HER2-positive Breast Cancer: Jocelyn’s Story - Episode 4
Dr. Julie Fisher details the therapies used for HER2-positive breast cancer in the post-operative setting, including newly available treatment options, and reviews data supporting the choice of therapy for each patient.
Julie Fisher, MD: Typically, once chemotherapy is complete, surgery will take place, and again we’ll continue with HER2-targeted therapy alone. When I keep talking about surgery will determine what we use, it’s back to that complete response versus partial response. We’re going to continue with HER2-targeted therapy for patients who have achieved a partial response. A big study called the KATHERINE trial was published a couple of years ago, and it looked at patients who had partial responses, who had residual disease. They gave those patients a drug called T-DM1 or Kadcyla [trastuzumab emtansine]. It’s essentially trastuzumab linked to a chemotherapeutic agent; I think of it like a Trojan horse. We found that among the patients with partial responses, they did better if they got T-DM1. So for patients who have a partial response, that’s what we’re going to be utilizing in the postoperative setting.
For patients who have a complete response, historically, we continued with the Herceptin [trastuzumab] and Perjeta [pertuzumab]. Again, those are our 2 snipers that we started off with. For many years these were available only in IV [intravenous] formulation, but the FeDeriCa study looked at Phesgo [pertuzumab, trastuzumab, hyaluronidase-zzxf], which is the name brand of a drug that’s a subcutaneous preparation of the Herceptin and Perjeta together. This was FDA approved in mid-2020, and the trial showed that utilizing the subcutaneous formulation versus the IV formulation was equivalent in terms of effectiveness. Later studies demonstrated that patients were happier getting the subcutaneous formulation.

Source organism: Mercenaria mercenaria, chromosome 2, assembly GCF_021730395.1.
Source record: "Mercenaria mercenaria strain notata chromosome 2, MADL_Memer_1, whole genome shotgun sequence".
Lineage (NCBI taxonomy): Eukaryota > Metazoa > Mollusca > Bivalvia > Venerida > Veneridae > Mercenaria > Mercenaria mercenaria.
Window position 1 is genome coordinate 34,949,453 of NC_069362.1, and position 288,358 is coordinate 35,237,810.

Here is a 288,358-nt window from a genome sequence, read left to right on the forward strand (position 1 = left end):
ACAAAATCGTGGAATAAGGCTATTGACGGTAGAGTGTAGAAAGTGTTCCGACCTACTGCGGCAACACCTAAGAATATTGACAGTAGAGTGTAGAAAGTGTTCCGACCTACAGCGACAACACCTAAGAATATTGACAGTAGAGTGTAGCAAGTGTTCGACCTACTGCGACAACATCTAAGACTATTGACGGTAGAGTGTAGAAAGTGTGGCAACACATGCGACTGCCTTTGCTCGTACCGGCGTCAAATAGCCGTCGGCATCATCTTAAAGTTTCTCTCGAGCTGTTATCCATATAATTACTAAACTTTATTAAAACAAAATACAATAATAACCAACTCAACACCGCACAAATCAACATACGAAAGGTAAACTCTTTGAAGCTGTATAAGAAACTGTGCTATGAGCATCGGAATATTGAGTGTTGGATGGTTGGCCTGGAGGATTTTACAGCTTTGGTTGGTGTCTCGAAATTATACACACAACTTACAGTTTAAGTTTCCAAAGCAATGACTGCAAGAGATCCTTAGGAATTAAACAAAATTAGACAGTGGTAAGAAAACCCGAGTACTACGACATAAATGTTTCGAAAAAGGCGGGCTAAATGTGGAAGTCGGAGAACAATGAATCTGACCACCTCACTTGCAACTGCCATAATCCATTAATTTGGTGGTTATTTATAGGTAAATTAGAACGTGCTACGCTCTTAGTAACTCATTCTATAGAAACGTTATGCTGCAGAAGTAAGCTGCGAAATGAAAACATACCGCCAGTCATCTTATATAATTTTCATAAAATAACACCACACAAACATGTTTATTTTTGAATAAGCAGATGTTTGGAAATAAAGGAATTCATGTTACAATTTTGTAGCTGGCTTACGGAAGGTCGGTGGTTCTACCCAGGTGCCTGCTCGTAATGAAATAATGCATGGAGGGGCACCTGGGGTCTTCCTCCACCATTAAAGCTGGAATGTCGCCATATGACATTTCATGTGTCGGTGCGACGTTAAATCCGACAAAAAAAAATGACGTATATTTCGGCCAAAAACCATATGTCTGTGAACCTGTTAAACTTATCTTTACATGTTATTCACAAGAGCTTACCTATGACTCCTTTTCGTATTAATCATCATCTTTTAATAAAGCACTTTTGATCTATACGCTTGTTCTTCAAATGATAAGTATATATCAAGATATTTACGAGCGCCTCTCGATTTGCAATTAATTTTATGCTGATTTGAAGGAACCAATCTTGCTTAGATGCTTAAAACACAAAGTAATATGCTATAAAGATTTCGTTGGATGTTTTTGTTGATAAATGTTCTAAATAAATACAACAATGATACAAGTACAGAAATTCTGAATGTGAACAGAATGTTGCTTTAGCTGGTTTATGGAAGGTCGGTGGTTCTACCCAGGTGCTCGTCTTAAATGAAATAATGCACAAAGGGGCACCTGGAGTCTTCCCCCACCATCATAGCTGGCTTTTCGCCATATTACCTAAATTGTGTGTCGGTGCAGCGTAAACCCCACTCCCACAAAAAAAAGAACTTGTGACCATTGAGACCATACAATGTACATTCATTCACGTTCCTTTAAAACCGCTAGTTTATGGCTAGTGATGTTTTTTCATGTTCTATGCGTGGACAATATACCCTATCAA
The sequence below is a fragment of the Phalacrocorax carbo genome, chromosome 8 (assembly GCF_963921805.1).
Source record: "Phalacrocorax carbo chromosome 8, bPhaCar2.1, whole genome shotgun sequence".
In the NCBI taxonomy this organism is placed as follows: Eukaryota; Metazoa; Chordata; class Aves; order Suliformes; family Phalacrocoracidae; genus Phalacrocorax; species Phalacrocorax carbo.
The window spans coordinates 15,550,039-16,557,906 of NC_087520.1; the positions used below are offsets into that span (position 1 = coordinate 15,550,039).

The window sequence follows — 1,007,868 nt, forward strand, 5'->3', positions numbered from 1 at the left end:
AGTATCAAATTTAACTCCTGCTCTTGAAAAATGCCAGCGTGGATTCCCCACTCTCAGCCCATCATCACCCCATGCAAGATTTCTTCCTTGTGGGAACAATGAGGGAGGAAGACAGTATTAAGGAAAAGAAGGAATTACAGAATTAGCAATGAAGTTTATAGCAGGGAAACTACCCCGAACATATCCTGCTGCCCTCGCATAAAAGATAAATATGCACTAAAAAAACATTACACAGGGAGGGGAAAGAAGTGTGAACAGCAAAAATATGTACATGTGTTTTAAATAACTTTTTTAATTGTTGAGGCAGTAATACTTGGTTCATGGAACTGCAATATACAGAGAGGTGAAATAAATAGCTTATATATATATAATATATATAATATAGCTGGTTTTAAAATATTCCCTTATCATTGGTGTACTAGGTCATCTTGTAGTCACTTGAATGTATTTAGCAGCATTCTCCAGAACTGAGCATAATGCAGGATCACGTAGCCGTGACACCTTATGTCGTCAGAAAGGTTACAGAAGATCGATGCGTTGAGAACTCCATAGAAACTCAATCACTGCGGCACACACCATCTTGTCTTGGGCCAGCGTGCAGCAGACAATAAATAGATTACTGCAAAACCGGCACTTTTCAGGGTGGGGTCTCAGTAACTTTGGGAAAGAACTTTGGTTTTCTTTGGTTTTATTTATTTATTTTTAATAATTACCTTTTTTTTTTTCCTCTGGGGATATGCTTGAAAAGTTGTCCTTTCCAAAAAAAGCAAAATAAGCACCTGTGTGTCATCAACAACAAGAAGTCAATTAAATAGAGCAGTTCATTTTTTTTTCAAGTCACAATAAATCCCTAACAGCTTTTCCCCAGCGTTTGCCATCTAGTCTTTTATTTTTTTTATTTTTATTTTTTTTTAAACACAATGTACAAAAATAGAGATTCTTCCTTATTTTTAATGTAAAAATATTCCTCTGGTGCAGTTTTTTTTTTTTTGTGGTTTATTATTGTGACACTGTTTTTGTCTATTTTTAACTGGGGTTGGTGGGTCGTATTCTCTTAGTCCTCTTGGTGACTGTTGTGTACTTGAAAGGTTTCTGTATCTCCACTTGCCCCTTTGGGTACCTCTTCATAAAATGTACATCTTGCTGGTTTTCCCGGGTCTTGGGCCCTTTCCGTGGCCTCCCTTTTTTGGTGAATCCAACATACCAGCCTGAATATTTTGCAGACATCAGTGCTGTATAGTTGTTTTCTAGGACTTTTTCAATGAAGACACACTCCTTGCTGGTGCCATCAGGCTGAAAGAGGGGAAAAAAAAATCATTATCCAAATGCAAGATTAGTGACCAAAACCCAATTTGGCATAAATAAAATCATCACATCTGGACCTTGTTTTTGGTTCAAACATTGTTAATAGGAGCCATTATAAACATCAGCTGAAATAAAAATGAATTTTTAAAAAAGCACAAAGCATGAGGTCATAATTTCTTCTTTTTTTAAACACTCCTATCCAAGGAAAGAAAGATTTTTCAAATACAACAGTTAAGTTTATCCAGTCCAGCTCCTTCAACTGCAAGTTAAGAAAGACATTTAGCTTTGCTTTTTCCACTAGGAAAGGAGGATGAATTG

For Jocelyn, we haven’t used that for a couple of reasons. The biggest of which is even though it was FDA [Food and Drug Administration]-approved, it does sometimes take these drugs a little time to get down the pipeline and be offered at various centers. At the time that you initiated treatment, my center was not yet offering Phesgo. I’m happy to report that that has changed, so if that turns out to be the right combination for you postoperatively, that is certainly a preparation that we could consider. The plus side again is it’s an injection underneath the skin, meaning people don’t need IV access. People who are having difficulty with ports or getting IVs don’t need to worry about that, and it’s a much shorter administration. The subcutaneous administration takes only 5 minutes compared to the longer infusion time for the IV preparation.
The only downside, frankly, that I can envision is the perennial issue that we all contend with in our American health care system, and that is that there’s great variability in insurance companies’ willingness to pay for different things. My anticipation now that this drug is available is that it provides another nice opportunity for us to offer something different for patients, assuming we can get it paid for. Genentech thankfully has an Access Solutions entity that can assist people who are having difficulty with that. Again, we will tailor what type of HER2-targeted treatment happens in the postoperative setting based on the operative findings.
Transcript edited for clarity.